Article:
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Seven Challenges for FDA–revisited

Most current readers of FDA Matters were not receiving these posts during the first week when we examined seven long-term challenges for FDA. Today’s column updates this topic. It underscores the need to plan for FDA’s future and not let the day-to-day demands consume all the available time.

Each of these challenges requires substantial effort. Two or three years from now, these are the items that everyone will say: “glad we started early.”

Here is an updated version of the seven challenges:

Integrating new science into traditional clinical trials. Constructing real-world clinical trials has never been more difficult. In many clinical areas, we are moving from targeting disease symptomology toward a new paradigm of altering fundamental biological processes. These issues need a broader, more systemic examination, as well as more resources applied to Critical Path and other clinical trial improvement initiatives.

Balancing safety with patient risk and need. All FDA approvals represent a balance between risk and benefit. There is a lot of variability in what the agency views as acceptable risk for patients with life-threatening conditions. FDA often undervalues the needs of patients with disabling conditions that are not life-threatening. In most FDA activities, medical and scientific expertise and insight is the key to decisions. Creating better risk-benefit judgments is different: patients are the experts on what they feel and believe and on what risks they would accept for what benefit. Meaningful dialogue requires that patients lead this process, not be an afterthought.

Sifting valuable information from background noise. Through statute and directive, FDA has been asked to collect, analyze, interpret and utilize massive amounts of data. This includes biological, clinical, adverse event, production and distribution data, and medical and food product tracking. FDA lacks the sophisticated systems it needs. Once these systems are developed, it is still a difficult, highly iterative process to distinguish meaningful patterns from background noise and to create actionable intelligence.

Managing globalization, rather than just responding to it. There needs to be a comprehensive, multi-year plan for managing globalization, including a budget for Congress to consider and fund. Tomorrow’s problems need to be identified and addressed before they become even bigger issues. Food and drug tracking, recall authorities and overseas offices are necessary, but they are not sufficient to meet this challenge.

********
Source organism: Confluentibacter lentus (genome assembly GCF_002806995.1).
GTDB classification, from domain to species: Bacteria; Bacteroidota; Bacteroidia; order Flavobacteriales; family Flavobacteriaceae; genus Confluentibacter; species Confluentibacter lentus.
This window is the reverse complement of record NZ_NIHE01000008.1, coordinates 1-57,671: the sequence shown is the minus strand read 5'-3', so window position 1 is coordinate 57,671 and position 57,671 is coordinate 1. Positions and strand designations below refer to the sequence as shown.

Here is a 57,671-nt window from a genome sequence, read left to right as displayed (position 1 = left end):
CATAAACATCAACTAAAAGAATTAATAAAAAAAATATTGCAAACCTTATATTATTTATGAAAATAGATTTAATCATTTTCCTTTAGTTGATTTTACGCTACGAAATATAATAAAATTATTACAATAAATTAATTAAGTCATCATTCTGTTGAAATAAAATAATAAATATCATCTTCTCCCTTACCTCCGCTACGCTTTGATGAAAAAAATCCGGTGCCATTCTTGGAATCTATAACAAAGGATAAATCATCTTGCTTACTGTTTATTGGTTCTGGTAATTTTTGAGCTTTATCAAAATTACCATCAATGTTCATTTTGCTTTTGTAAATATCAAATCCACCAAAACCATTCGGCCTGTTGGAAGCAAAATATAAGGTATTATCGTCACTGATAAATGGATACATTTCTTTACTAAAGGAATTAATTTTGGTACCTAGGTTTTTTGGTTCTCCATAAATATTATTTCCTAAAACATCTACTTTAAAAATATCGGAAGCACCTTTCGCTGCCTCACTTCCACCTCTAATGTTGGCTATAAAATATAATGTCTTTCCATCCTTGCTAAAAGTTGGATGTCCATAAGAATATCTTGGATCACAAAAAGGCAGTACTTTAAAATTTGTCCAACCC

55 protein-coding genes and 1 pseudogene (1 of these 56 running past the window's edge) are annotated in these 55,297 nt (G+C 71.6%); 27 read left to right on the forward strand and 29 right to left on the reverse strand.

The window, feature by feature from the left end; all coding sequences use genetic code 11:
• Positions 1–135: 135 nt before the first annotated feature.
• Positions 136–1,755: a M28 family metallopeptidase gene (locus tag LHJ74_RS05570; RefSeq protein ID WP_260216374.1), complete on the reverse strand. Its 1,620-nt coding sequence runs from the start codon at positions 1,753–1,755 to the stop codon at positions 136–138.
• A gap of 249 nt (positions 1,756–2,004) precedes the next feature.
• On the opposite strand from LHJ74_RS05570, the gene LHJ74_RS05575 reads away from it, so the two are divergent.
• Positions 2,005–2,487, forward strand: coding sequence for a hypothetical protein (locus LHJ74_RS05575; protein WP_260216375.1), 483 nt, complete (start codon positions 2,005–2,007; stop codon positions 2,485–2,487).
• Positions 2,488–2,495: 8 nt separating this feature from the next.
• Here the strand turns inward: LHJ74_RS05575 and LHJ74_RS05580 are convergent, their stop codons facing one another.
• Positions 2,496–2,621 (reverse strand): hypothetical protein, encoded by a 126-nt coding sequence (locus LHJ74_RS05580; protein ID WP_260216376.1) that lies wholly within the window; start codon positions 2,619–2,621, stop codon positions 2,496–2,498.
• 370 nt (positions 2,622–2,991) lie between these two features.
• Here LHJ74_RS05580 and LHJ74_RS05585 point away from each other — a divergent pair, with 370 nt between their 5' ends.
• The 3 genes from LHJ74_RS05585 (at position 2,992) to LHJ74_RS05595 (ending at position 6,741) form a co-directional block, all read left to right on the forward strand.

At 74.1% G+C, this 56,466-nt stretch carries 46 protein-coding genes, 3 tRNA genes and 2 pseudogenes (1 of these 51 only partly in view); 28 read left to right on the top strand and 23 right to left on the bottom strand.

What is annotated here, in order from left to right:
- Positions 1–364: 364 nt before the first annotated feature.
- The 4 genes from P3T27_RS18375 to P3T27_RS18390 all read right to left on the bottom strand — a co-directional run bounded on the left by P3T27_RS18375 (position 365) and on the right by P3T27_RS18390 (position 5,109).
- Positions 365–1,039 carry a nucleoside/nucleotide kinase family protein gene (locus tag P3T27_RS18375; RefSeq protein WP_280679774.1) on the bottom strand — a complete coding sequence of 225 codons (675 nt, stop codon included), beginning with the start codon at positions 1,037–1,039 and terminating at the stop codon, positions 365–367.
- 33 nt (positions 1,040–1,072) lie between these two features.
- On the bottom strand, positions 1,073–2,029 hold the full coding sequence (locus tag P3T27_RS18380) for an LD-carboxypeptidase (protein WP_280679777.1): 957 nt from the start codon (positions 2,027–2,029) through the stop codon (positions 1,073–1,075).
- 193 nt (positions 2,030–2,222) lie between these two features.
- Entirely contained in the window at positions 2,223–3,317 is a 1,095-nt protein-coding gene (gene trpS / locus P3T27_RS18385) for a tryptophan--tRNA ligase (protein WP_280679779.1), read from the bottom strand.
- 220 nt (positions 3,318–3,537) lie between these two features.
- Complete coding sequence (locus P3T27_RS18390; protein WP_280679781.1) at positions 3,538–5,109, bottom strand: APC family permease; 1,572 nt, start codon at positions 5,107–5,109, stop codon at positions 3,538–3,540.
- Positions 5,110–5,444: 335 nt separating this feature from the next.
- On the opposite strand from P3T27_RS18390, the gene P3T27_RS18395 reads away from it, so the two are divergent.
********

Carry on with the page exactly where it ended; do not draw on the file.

Resisting the bias toward negative decisions. Uncertainty is inherent in all positive decisions. Taken to the extreme, excess caution could force the whole world of food and drugs to slow down, and then stop. The correct balance is not achieved by a memo or a speech, but by day-to-day actions and enhanced communications. Systematic review of all decisionmaking processes could be an important corrective.

Staying focused on priorities. FDA’s responsibilities greatly exceed its resources. Some mission creep is inevitable and some new responsibilities may be needed to benefit society and the public health. But sometimes FDA needs to say “no.” Such moments are difficult. “No” will never be accepted by policymakers or the public unless FDA is clearer in defining, justifying and explaining its priorities. This must be addressed comprehensively.

Keeping the Best and the Brightest. FDA cannot succeed without a high-quality and committed workforce. Public service is an important attraction of working at FDA. It cannot be allowed to go out of style. Increased appropriations provide the opportunity to rationalize workloads, reduce burn-out, and build morale.

Do you have items you would add to this list? If so, post comments with your suggestions or e-mail me at sgrossman@fdamatters.com.

Note: Each of these challenges will be explored individually in separate posts.

The first of these: “Turning Data into Knowledge” was posted on June 2 and can be found at: http://www.fdamatters.com/?p=275.

The second: “Save the Critical Path-Part 1” was posted on June 17 and can be found at: http://www.fdamatters.com/?p=317.


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